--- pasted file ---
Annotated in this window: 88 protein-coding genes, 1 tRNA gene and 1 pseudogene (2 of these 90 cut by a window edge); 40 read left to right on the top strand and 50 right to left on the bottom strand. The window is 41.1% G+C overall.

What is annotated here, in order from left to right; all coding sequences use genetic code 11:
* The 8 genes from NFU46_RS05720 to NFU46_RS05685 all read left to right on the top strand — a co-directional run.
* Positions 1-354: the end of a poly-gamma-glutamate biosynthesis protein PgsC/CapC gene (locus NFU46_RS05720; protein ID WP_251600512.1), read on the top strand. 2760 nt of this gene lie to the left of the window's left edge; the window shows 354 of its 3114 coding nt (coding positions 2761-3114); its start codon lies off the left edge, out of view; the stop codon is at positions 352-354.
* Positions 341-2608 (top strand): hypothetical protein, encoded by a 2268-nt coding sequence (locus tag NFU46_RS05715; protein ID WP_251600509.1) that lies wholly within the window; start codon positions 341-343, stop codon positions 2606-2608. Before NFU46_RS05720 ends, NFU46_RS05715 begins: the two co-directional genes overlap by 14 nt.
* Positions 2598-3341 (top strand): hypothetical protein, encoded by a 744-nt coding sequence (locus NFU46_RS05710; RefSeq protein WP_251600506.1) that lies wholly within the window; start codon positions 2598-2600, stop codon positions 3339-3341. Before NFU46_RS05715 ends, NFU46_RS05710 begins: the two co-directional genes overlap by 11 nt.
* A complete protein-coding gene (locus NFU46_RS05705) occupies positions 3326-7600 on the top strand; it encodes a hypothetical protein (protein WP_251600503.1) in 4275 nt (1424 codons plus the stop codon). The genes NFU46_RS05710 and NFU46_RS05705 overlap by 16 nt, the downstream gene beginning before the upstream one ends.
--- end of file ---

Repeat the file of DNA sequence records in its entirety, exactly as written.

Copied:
Annotated in this window: 88 protein-coding genes, 1 tRNA gene and 1 pseudogene (2 of these 90 cut by a window edge); 40 read left to right on the top strand and 50 right to left on the bottom strand. The window is 41.1% G+C overall.

What is annotated here, in order from left to right; all coding sequences use genetic code 11:
* The 8 genes from NFU46_RS05720 to NFU46_RS05685 all read left to right on the top strand — a co-directional run.
* Positions 1-354: the end of a poly-gamma-glutamate biosynthesis protein PgsC/CapC gene (locus NFU46_RS05720; protein ID WP_251600512.1), read on the top strand. 2760 nt of this gene lie to the left of the window's left edge; the window shows 354 of its 3114 coding nt (coding positions 2761-3114); its start codon lies off the left edge, out of view; the stop codon is at positions 352-354.
* Positions 341-2608 (top strand): hypothetical protein, encoded by a 2268-nt coding sequence (locus tag NFU46_RS05715; protein ID WP_251600509.1) that lies wholly within the window; start codon positions 341-343, stop codon positions 2606-2608. Before NFU46_RS05720 ends, NFU46_RS05715 begins: the two co-directional genes overlap by 14 nt.
* Positions 2598-3341 (top strand): hypothetical protein, encoded by a 744-nt coding sequence (locus NFU46_RS05710; RefSeq protein WP_251600506.1) that lies wholly within the window; start codon positions 2598-2600, stop codon positions 3339-3341. Before NFU46_RS05715 ends, NFU46_RS05710 begins: the two co-directional genes overlap by 11 nt.
* A complete protein-coding gene (locus NFU46_RS05705) occupies positions 3326-7600 on the top strand; it encodes a hypothetical protein (protein WP_251600503.1) in 4275 nt (1424 codons plus the stop codon). The genes NFU46_RS05710 and NFU46_RS05705 overlap by 16 nt, the downstream gene beginning before the upstream one ends.